Home Science & Tech Ways to Make Math Fun for Kids in Grade 5 and Beyond

Ways to Make Math Fun for Kids in Grade 5 and Beyond


Do you think you can still outsmart your fifth grader?

Convincing your child about something used to be so much easier when they were still a toddler or even up until they were still in the lower grades, right? Nowadays, fifth graders seem to know so much more. With that knowledge comes the chance to question the reason they need to do this or that.

When it comes to convincing your kid to take supplementary math classes for kids, would you know how to make it interesting enough so they would want to sign up for it?

If not, read on and find out some helpful tips and tricks to make math more fun for your not-so-little one.

The Multiplier Effect

When you want your child to excel in mathematics, you can find ways to increase their interest in the subject. By intensifying your efforts to help your child focus more attention to arithmetic, there is also a chance that your kid will find math more fascinating.

Let’s face it, not all kids are created equal when it comes to numeracy skills. While some are born to be whiz kids in math, some may need more guidance and prodding to develop an affinity for the subject. If your child falls into the latter category, worry not. There are effective ways to improve their aptitude and attitude towards mathematics.

As a parent, you play a vital role in helping develop your child’s interest in arithmetic. While fifth-graders could have developed a stronger sense of self, they are also young enough to look to you for guidance. Your listening ear and helping hand will go a long way in leading them to make positive moves that will benefit them in life.

Whether they’re comparing prices of electronic drum sets or out there buying groceries, mathematics is one subject matter that will surely help them as adults.

As early as now, you can start planting the seeds of interest by making the subject more fun. Here are some ways to make math more enjoyable:

1. Enroll your child in a progressive learning center

Kids may not be so interested in math when it is taught in a formal school setting. Stressing about grades, fear of strict teachers or pressure from their classmates may inhibit their interest in the subject.

However, when math is introduced outside school, some kids break out of their shells. They start to develop a healthy fascination for numbers and mathematical systems in a less prohibitive environment.

Advanced learning centers that employ seasoned math specialists can provide a more relaxed learning atmosphere. One-on-one instruction may allow the student to be more open about asking questions or expressing ideas. They will still learn from subject matter experts without the anxiety of being given a bad grade that will reflect on their academic report card.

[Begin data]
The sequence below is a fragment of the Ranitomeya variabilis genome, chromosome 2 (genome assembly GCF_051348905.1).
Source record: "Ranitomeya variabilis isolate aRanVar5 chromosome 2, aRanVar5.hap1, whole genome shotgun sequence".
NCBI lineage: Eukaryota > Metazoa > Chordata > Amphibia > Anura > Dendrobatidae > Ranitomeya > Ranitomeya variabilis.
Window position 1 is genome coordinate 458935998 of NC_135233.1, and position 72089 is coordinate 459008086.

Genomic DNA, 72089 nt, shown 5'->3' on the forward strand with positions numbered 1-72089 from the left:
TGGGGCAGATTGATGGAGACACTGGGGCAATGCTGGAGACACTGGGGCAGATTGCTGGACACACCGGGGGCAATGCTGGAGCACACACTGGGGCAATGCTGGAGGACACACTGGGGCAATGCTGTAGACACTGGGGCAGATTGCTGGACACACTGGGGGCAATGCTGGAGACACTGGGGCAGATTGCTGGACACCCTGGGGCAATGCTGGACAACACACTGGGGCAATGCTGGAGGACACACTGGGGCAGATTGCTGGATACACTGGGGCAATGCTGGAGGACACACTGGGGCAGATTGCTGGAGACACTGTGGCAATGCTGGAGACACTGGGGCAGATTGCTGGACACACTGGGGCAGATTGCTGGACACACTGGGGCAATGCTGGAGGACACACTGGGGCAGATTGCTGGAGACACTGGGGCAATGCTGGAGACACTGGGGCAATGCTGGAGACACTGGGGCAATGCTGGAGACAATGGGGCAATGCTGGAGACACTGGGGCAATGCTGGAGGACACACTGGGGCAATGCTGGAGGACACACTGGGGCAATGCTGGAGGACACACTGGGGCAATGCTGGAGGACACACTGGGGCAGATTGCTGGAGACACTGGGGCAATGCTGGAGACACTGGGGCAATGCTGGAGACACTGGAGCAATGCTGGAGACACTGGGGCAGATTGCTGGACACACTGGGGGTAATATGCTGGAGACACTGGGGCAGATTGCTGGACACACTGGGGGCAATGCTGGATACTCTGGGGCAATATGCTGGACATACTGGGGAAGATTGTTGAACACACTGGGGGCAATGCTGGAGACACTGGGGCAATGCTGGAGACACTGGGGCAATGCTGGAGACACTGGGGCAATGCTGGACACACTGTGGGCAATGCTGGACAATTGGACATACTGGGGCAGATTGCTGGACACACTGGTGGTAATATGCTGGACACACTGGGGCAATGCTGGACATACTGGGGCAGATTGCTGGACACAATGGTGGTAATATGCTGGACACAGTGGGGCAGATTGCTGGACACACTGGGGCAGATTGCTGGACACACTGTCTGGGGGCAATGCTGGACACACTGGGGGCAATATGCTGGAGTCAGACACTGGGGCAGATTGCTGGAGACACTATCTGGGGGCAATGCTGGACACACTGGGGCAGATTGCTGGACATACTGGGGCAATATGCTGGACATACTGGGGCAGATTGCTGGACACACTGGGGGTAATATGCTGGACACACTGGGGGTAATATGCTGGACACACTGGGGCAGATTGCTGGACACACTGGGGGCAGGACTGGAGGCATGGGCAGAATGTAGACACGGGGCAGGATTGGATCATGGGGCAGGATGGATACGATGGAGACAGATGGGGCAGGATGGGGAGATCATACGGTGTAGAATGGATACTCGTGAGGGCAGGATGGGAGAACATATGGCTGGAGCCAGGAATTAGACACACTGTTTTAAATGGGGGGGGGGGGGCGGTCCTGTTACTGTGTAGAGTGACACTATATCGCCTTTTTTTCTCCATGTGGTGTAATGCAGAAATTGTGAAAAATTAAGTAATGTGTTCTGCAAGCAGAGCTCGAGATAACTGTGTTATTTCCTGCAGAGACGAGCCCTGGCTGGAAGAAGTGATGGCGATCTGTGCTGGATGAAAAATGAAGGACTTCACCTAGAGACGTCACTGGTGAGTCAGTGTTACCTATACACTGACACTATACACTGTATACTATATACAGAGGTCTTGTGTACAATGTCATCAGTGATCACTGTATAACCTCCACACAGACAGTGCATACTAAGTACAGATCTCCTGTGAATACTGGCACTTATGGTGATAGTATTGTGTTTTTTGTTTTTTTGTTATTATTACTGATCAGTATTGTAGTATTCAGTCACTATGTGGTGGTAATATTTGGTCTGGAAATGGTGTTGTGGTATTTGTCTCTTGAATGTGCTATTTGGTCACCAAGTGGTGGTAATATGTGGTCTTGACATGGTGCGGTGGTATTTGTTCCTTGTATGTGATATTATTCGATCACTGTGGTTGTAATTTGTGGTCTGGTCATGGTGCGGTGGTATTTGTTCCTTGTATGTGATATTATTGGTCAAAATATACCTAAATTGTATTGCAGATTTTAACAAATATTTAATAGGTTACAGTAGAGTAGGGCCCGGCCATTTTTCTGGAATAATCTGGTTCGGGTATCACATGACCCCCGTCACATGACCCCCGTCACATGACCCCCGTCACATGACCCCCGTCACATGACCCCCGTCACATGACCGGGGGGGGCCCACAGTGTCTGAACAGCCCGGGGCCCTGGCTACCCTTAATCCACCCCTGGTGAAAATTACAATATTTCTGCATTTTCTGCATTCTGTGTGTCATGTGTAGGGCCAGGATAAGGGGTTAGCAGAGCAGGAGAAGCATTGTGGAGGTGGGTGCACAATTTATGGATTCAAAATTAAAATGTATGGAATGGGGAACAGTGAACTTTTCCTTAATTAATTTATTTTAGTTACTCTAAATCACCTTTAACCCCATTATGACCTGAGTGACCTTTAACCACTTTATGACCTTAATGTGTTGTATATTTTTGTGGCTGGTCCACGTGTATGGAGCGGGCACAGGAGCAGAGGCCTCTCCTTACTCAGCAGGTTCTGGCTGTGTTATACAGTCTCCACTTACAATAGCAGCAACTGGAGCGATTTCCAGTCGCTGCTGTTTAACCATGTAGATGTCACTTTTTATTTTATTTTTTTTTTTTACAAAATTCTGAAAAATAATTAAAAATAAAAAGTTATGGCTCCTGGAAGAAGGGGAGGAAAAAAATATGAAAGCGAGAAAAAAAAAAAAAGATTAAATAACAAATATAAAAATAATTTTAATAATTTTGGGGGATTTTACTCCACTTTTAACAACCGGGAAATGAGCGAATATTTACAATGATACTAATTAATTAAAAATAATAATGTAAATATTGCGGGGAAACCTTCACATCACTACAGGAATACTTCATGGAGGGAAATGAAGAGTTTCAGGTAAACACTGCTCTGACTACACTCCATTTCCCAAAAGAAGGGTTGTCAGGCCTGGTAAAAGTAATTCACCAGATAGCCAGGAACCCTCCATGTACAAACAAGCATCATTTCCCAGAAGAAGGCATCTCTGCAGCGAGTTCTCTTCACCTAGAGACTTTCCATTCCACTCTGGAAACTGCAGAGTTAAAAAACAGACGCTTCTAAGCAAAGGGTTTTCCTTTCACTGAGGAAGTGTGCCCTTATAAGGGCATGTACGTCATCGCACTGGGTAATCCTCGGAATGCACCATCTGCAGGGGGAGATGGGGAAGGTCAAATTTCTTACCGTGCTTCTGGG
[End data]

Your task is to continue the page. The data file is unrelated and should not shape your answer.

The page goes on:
2. Join math camps

In addition to regular math sessions in learning centers, your kids may also find mathematics more exciting when taught in an entertaining way. Some forward-thinking learning centers offer math and science, technology, engineering, and purely mathematics camps to kids of different ages and grade levels.

These camps combine compelling math concepts with exciting activities to encourage student engagement. Aside from teaching the four basic operations, metric system, time-telling, and more advanced topics such as algebra, percentages, and profit and loss, hands-on activities are also included in these camp programs.

Math concepts are absorbed better when kids are in a more comfortable atmosphere. Math camps are places where they have more breathing space while learning and having fun with kids their age.

3. Incorporate math in daily activities

Another way of making math more interesting is to make it part of your daily life. As your fifth grader grows, you can tie in math in the things that they do, their hobbies, or even the chores that they need to do.

For example, you can develop their math skills while they’re helping out in the kitchen. Ask them to help you measure ingredients, take note of the cooking time, or convert volume.

You can also make them realize the importance of math in their daily interactions or pastimes. For example, if your child is fond of gadgets and online games, tell them that math is one of the basic principles of programming language. Their apps are built from numbers and their correlation to each other.

You can also demonstrate that math plays a role even while shopping or malling. If your child is excited to go to the mall, ask them to pay for items and count change for you. Let them compare prices, compute the percentage in discount offers, or simply add up the total of your purchases.

You can also ask your child to assist you in the kitchen by helping take measurements of certain ingredients.

It All Adds Up

These are some of the ways by which you can bring math closer to your child’s heart and mind.

With your efforts and patient guidance, you can help your child become more interested and involved in sharpening his or her numeracy level. These activities will add excitement to learning the subject and make math a more fun activity for your child.

Andrew Mcaffrey